On Friday I did a sidebar story on what might be ailing General Electric's healthcare business. (Disclosure: CNBC is owned by NBC Universal, which is a unit of GE )
It was responsible for a penny of the earnings miss. On "Squawk Box" that morningCEO Jeff Immelt said the longer-than-expected closure of a manufacturing plant was partially to blame.
Then, later on the conference call, officials said toward the end of the quarter orders from community hospitals fell 18 percent. That translated, they said, into $100 million of lost revenue.
JPMorgan Chase medical device analyst Mike Weinstein tipped me off that the GE healthcare weakness was having an immediate ripple effect on a whole basket of stocks in companies that also make big-ticket items for hospitals. (GE makes expensive equipment like CT scanners.)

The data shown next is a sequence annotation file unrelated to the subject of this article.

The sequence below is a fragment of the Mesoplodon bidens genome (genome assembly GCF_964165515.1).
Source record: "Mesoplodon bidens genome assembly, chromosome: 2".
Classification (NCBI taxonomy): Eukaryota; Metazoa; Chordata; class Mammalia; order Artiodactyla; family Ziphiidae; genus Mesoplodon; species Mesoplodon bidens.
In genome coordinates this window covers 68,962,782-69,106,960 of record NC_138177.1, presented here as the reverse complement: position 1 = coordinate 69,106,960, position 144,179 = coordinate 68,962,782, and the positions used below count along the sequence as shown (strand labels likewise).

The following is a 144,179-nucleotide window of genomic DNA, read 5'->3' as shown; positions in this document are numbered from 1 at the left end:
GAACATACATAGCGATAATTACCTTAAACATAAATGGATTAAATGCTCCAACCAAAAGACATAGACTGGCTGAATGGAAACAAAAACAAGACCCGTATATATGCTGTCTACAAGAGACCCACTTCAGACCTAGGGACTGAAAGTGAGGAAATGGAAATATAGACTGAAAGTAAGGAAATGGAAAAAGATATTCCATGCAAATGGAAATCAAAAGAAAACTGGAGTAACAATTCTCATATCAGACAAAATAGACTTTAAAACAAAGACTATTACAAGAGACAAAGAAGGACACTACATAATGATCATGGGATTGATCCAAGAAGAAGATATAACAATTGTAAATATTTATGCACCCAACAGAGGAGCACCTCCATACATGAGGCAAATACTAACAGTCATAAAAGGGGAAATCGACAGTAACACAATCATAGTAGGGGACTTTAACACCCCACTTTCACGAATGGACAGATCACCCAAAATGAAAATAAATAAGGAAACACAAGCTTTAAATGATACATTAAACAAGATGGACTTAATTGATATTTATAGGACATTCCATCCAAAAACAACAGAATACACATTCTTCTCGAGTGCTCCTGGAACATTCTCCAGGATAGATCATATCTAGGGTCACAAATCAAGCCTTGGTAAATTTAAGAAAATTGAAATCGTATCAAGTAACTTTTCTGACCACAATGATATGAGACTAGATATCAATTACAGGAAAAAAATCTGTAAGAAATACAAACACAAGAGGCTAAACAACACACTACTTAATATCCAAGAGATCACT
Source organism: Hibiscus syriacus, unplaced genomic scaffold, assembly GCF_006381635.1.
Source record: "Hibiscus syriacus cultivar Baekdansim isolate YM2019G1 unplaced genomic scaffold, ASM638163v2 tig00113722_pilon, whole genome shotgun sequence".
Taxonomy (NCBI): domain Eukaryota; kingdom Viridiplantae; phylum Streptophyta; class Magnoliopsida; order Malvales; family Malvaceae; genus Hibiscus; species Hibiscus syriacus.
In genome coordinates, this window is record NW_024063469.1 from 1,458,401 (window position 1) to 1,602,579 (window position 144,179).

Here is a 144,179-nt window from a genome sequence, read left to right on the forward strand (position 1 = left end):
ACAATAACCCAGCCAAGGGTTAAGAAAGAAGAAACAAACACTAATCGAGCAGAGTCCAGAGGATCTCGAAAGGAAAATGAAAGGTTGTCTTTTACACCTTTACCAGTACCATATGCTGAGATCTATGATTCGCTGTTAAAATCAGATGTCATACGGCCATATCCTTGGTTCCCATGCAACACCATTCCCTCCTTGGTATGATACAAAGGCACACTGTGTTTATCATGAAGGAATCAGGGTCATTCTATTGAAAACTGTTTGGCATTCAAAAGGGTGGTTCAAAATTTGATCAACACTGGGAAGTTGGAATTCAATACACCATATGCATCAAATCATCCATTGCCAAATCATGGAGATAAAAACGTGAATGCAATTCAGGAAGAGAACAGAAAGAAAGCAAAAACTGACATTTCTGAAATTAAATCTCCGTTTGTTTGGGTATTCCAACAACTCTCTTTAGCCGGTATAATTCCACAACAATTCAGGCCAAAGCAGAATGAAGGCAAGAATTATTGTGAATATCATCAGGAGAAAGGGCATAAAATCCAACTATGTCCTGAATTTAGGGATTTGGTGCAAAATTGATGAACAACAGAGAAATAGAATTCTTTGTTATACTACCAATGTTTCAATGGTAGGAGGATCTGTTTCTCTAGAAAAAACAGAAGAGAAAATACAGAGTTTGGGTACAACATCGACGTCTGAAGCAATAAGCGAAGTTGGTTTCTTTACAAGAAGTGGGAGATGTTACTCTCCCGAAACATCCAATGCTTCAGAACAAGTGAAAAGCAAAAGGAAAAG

What made the story even more interesting is that it could be traced back to the spreading credit crisis. Not-for-profit hospitals suddenly are having to pay a much higher interest rate on their debt financing and so they're chopping their capital expenditures.
According to Dr. Christopher Olivia, who runs a six-hospital system in western Pennsylvania, many municipal and religious-based facilities have seen their rates triple or more almost overnight. (Video clip is from Friday.)